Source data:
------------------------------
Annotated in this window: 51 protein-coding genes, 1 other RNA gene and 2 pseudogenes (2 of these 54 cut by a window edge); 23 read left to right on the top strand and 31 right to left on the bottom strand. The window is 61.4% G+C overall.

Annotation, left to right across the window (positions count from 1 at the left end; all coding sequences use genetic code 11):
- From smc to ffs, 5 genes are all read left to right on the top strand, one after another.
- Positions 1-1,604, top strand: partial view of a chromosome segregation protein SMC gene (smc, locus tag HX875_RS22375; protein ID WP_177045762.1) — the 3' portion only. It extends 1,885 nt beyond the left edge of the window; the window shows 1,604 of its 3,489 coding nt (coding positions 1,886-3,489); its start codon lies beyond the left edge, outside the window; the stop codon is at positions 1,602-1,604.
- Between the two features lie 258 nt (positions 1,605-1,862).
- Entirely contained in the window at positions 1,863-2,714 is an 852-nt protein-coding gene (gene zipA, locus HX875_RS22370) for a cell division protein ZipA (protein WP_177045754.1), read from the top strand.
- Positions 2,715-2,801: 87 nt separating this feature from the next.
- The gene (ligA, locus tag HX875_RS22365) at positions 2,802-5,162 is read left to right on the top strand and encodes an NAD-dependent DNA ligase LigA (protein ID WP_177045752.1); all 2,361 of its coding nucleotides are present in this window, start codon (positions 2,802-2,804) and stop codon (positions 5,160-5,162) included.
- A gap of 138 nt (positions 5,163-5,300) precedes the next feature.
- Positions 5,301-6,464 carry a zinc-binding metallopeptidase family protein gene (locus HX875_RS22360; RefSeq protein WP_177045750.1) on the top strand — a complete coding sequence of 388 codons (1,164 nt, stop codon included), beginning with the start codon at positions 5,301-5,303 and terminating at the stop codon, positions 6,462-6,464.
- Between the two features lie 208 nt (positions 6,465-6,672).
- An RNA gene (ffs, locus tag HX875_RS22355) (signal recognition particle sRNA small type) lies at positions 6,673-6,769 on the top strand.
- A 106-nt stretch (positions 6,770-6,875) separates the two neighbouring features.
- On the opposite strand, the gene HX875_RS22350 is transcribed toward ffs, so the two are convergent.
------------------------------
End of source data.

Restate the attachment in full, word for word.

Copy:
Annotated in this window: 51 protein-coding genes, 1 other RNA gene and 2 pseudogenes (2 of these 54 cut by a window edge); 23 read left to right on the top strand and 31 right to left on the bottom strand. The window is 61.4% G+C overall.

Annotation, left to right across the window (positions count from 1 at the left end; all coding sequences use genetic code 11):
- From smc to ffs, 5 genes are all read left to right on the top strand, one after another.
- Positions 1-1,604, top strand: partial view of a chromosome segregation protein SMC gene (smc, locus tag HX875_RS22375; protein ID WP_177045762.1) — the 3' portion only. It extends 1,885 nt beyond the left edge of the window; the window shows 1,604 of its 3,489 coding nt (coding positions 1,886-3,489); its start codon lies beyond the left edge, outside the window; the stop codon is at positions 1,602-1,604.
- Between the two features lie 258 nt (positions 1,605-1,862).
- Entirely contained in the window at positions 1,863-2,714 is an 852-nt protein-coding gene (gene zipA, locus HX875_RS22370) for a cell division protein ZipA (protein WP_177045754.1), read from the top strand.
- Positions 2,715-2,801: 87 nt separating this feature from the next.
- The gene (ligA, locus tag HX875_RS22365) at positions 2,802-5,162 is read left to right on the top strand and encodes an NAD-dependent DNA ligase LigA (protein ID WP_177045752.1); all 2,361 of its coding nucleotides are present in this window, start codon (positions 2,802-2,804) and stop codon (positions 5,160-5,162) included.
- A gap of 138 nt (positions 5,163-5,300) precedes the next feature.
- Positions 5,301-6,464 carry a zinc-binding metallopeptidase family protein gene (locus HX875_RS22360; RefSeq protein WP_177045750.1) on the top strand — a complete coding sequence of 388 codons (1,164 nt, stop codon included), beginning with the start codon at positions 5,301-5,303 and terminating at the stop codon, positions 6,462-6,464.
- Between the two features lie 208 nt (positions 6,465-6,672).
- An RNA gene (ffs, locus tag HX875_RS22355) (signal recognition particle sRNA small type) lies at positions 6,673-6,769 on the top strand.
- A 106-nt stretch (positions 6,770-6,875) separates the two neighbouring features.
- On the opposite strand, the gene HX875_RS22350 is transcribed toward ffs, so the two are convergent.